Eventually, El-Bashir got through customs. He recalled the customs officer asked him if Ovechkin would play the next night. The customs officer was going to take his son to the Canucks game, and Ovechkin was already his son’s favorite player. This was the day that the beat reporter began to understand just how popular Ovi was north of the border. From there, El-Bashir got his rental car.
“This is my first time traveling abroad by myself,” El-Bashir said. “This is before we had Apple Maps in our hands. Before, we could just get in with no navigation and go — beep beep beep — here’s where I’m going! So of course I hit some traffic leaving the airport. I also got ensnarled in some traffic on the highway to the arena.”
When El-Bashir arrived, the practice was already over.
“It’s wrapped up,” he said. “The players have already talked to the media, and they’re on the bus at that point. I was already freaked out, and now I’m like ‘oh my god, oh my god.’ I remember I did catch coach Glen Hanlon – either he hadn’t gotten on the bus yet or the PR person produced him somehow.”
“He’s fine,” Hanlon told El-Bashir of Ovechkin’s hour-long practice. “He was flying all over the place. He walked away last night. It’s nothing, zero concern. No treatment, nothing.”
“I was like oh okay, that’s good enough for a story!” El-Bashir said. So the reporter went to the hotel to write his article.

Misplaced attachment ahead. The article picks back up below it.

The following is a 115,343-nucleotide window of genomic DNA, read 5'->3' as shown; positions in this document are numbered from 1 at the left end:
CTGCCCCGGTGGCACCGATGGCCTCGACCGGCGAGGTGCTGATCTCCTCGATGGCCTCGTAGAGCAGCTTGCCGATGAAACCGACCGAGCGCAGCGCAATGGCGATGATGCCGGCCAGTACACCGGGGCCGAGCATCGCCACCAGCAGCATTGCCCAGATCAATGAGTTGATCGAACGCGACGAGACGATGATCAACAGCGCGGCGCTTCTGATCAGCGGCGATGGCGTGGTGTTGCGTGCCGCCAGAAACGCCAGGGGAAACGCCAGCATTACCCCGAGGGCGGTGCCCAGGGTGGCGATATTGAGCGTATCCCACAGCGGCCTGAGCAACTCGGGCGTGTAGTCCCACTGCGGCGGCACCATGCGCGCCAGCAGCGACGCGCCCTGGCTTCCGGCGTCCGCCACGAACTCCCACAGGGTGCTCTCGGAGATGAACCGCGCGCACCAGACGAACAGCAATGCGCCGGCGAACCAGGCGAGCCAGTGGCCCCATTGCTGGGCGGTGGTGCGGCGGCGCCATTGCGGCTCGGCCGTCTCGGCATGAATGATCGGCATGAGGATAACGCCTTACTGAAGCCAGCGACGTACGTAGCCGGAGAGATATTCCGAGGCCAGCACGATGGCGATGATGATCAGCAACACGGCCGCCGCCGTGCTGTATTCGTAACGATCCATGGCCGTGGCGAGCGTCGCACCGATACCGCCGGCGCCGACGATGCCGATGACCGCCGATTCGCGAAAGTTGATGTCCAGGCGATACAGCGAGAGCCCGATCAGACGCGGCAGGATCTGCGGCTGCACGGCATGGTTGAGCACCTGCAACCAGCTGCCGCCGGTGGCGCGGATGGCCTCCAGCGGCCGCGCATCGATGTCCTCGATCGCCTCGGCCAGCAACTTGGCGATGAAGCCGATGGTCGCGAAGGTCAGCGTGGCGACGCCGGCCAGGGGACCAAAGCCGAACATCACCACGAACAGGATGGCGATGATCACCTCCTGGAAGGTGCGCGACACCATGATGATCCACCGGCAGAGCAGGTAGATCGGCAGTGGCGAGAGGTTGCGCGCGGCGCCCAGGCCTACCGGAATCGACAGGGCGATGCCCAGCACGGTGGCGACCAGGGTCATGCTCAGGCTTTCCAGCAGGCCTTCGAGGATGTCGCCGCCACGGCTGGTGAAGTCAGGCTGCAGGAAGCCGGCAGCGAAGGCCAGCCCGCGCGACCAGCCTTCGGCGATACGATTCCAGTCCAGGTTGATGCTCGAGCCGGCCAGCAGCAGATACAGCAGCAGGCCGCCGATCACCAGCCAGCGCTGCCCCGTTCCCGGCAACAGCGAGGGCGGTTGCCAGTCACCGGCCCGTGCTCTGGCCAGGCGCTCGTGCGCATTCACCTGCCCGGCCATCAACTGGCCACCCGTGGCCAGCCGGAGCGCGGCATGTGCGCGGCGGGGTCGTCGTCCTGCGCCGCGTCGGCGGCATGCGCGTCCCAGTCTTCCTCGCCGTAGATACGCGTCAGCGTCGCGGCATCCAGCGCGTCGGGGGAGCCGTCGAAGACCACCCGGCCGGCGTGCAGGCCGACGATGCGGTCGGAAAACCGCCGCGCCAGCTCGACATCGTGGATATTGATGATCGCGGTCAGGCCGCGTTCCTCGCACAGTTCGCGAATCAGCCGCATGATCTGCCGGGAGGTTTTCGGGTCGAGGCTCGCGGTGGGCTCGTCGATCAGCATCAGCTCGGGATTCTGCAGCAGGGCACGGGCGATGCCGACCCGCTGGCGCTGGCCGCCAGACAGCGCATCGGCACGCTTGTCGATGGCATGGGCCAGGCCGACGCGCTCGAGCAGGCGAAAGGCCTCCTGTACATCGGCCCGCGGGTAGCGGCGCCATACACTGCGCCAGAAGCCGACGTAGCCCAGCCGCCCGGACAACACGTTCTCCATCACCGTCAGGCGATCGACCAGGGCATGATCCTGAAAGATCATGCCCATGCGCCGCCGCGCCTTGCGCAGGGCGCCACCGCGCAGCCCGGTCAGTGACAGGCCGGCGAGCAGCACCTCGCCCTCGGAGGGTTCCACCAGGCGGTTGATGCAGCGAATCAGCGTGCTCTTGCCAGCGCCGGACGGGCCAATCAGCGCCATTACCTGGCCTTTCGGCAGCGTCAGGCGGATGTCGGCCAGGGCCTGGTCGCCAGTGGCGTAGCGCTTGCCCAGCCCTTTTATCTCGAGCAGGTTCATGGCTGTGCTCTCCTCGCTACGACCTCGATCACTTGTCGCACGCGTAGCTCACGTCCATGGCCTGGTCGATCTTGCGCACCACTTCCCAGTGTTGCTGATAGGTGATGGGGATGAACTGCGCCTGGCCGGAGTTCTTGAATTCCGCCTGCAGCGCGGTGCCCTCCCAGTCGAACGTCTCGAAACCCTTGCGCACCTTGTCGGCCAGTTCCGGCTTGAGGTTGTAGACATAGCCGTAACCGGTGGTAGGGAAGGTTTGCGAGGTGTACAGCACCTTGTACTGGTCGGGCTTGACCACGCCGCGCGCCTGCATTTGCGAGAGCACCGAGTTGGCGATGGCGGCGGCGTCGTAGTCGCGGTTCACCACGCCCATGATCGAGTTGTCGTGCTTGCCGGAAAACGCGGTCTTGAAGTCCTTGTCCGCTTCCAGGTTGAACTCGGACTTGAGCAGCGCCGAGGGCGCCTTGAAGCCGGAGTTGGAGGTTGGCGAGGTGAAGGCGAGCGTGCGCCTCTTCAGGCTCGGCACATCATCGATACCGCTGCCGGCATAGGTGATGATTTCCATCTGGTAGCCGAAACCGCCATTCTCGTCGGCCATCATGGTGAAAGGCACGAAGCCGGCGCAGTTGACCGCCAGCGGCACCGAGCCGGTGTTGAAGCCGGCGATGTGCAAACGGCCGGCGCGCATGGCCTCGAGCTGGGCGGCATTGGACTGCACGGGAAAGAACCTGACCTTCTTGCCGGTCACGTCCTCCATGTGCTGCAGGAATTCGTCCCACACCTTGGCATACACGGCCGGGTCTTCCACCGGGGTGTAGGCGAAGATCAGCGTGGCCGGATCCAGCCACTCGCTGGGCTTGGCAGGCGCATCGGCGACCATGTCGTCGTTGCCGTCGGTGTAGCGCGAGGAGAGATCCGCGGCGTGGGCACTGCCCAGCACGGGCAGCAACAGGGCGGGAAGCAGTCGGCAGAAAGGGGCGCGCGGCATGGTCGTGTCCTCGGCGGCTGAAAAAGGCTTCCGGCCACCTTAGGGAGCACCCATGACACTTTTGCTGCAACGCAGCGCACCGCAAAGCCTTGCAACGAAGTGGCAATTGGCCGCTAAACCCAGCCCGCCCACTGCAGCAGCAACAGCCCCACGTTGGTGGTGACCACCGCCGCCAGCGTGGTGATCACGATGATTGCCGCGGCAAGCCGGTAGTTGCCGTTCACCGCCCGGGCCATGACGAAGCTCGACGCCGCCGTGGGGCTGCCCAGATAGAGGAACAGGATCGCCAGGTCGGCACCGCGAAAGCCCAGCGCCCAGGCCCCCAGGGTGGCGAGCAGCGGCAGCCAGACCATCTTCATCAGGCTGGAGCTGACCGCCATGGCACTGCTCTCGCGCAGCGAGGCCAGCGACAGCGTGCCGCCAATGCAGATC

“There were some other colleagues of mine who were Vancouver based and actually been at the Ovechkin scrum,” El-Bashir said. “Some of them told me what he said, and I wrote it down. I think the Canadian reporters heard it and thought it was cute. ‘Haha, Russian machine never breaks.’ I hear it, and I’m like, ‘everything this guy has ever said to me is the biggest thing that happens. That is an awesome quote! This is going to go viral. This is going to go nuts.’”
El-Bashir was right.
“Like a lot of things that happened that year, it blew up. It went crazy,” he said. “I didn’t realize it at the time, how crazy it was going to go. But it did. It really blew up. It spawned the name of your blog. And countless t-shirts and memes all over the internet.”
The Canadian journalists were more interested in Ovechkin’s glass-breaking bodycheck.
“It was one of the best hits of my career,” Ovechkin told to The Canadian Press. “When I was young my father told me, ‘If you want to play in the NHL you have to take hits and give hits.’ I love to score goals and I love to give some hits. It’s the game. You have to be ready for everything.”
He added, “I am a little bit crazy. I just try to be myself.”
Tarik El-Bashir is the Capitals beat reporter for The Athletic DC. To read his excellent reporting every day, subscribe to The Athletic where, through this link, you can get 66% off a subscription to The Athletic. The offer is good from today through December 8.
Russian Machine Never Breaks is not associated with the Washington Capitals; Monumental Sports, the NHL, or its properties. Not even a little bit.